“There is perhaps no adversary more hostile to both Israel and the US than the Islamic regime in Iran,” DeSantis said, explaining that he opposed the revival of the 2015 Iran deal.

When it comes to security, DeSantis said, “We must support Israel’s right to defend itself, and that includes strong military and intelligence cooperation.

“It also includes supporting Israel maintaining its qualitative military superiority with systems such as [the] Iron Dome,” DeSantis said. “Our alliance with Israel rests on unique cultural and religious affinities,” DeSantis said, as he put forward an Israel policy that was in line with that of the former Trump administration, particularly with respect to Jerusalem.

DeSantis supports Israeli sovereignty in Jerusalem, West Bank

Trump had recognized Jerusalem as Israel’s capital in 2017 and relocated the American Embassy there in 2018, but he was vague on the questions of a fully unified Jerusalem under Israeli sovereignty.

DeSantis was very clear that he supported a united Jerusalem as the country’s capital, noting that he had spoken about this prior to Donald Trump’s decision when he was in Congress, including holding a hearing on the matter in 2017.

“Jerusalem is... going back thousands of years, the eternal capital of the Jewish people. US policy should recognize the truth,” DeSantis said.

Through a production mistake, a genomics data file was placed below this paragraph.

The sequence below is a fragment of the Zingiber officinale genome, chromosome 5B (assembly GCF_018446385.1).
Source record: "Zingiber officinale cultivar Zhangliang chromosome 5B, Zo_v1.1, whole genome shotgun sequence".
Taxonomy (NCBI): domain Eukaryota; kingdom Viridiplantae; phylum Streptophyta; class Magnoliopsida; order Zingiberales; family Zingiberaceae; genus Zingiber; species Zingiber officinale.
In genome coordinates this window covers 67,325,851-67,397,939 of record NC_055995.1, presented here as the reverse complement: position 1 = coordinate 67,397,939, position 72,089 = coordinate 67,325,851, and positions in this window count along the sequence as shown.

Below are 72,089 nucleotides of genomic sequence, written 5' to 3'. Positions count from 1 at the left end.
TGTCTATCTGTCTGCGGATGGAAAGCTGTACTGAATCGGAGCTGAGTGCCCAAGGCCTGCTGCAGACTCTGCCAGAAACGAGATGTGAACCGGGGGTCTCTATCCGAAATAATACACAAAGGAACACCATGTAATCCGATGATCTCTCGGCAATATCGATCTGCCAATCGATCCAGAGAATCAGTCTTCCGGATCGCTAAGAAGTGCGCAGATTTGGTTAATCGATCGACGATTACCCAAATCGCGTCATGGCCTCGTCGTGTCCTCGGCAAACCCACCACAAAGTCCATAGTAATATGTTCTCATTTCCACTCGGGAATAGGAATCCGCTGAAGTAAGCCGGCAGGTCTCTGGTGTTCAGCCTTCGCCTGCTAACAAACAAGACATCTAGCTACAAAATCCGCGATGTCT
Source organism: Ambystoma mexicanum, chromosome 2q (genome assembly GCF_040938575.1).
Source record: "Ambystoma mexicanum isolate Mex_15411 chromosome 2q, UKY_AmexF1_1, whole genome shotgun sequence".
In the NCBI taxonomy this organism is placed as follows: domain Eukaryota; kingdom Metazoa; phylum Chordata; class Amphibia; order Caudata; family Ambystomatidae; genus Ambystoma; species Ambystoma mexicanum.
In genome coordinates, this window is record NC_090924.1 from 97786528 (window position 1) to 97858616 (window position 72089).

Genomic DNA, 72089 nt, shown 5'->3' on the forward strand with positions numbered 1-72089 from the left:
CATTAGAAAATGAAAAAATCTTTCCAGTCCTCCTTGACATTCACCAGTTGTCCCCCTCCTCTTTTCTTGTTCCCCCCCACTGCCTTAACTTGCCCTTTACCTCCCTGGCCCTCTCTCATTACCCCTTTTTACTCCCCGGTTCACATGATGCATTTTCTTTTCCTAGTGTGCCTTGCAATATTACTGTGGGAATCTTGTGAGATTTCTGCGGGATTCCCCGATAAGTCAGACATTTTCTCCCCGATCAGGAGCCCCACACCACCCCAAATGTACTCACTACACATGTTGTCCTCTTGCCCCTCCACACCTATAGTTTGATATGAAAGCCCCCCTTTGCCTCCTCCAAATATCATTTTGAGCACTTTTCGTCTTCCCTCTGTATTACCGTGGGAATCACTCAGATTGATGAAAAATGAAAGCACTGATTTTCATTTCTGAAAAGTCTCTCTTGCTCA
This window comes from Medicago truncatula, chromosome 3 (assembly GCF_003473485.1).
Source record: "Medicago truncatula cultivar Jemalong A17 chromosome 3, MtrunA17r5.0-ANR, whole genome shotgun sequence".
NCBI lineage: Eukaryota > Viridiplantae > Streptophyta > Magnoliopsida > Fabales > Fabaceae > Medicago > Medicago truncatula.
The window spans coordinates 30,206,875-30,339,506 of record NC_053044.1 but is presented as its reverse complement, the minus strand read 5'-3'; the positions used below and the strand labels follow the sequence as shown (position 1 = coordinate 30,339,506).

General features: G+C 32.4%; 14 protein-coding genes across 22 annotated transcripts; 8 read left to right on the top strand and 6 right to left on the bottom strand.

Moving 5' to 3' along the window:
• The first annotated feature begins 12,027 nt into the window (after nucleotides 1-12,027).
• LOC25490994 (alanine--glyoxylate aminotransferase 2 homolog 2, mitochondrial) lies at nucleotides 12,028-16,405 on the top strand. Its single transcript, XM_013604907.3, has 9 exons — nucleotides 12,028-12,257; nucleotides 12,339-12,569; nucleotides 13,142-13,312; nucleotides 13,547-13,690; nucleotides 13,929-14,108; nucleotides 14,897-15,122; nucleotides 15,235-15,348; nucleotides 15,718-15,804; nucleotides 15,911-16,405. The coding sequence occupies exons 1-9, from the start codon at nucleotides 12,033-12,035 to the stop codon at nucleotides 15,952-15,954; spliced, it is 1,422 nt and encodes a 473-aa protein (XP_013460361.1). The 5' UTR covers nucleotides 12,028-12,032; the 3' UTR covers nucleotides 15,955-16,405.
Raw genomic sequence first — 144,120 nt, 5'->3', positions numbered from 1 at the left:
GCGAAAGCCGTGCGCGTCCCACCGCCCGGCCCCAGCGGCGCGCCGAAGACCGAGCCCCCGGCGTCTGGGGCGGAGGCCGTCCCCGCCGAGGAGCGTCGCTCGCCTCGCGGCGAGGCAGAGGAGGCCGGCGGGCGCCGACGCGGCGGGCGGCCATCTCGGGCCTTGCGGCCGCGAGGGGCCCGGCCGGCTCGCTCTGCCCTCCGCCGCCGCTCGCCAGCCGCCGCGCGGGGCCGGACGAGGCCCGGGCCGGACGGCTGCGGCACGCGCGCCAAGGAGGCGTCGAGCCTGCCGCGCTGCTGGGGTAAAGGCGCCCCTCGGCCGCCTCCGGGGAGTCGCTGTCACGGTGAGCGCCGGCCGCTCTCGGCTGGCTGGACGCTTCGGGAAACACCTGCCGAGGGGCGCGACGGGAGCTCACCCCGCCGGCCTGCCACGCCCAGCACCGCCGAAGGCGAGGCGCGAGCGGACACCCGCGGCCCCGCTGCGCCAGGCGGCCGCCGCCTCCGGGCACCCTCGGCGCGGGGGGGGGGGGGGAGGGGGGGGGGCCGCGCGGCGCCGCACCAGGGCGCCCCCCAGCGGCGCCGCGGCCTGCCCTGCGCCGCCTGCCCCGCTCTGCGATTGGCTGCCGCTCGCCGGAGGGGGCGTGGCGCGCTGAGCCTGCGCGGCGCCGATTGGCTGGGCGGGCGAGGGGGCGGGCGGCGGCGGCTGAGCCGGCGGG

Israeli sovereignty over Jerusalem is critical to ensure freedom of worship for Jews, Muslims and Christians in the city’s holy sites, DeSantis stated.

“That would just factually not be true if that were in other hands,” he said. “We must also ensure that, however, the future political winds may blow, the US Embassy will always be right here in Jerusalem. That’s never going to change.”

DeSantis recalled that during his last trip to Israel in 2019, he had visited both Ariel University in the Ariel settlement and an industrial park in the Gush Etzion region of the West Bank, which he referred to as Judea and Samaria, explaining that he viewed the area as “disputed” and not “occupied” territory.

“Those are the most historic Jewish lands there are, going back thousands of years,” he said, noting that there “has never been a Palestinian entity.” DeSantis said he supported the stance of the former Trump administration on the Israeli-Palestinian conflict, noting that it had gotten “that right.”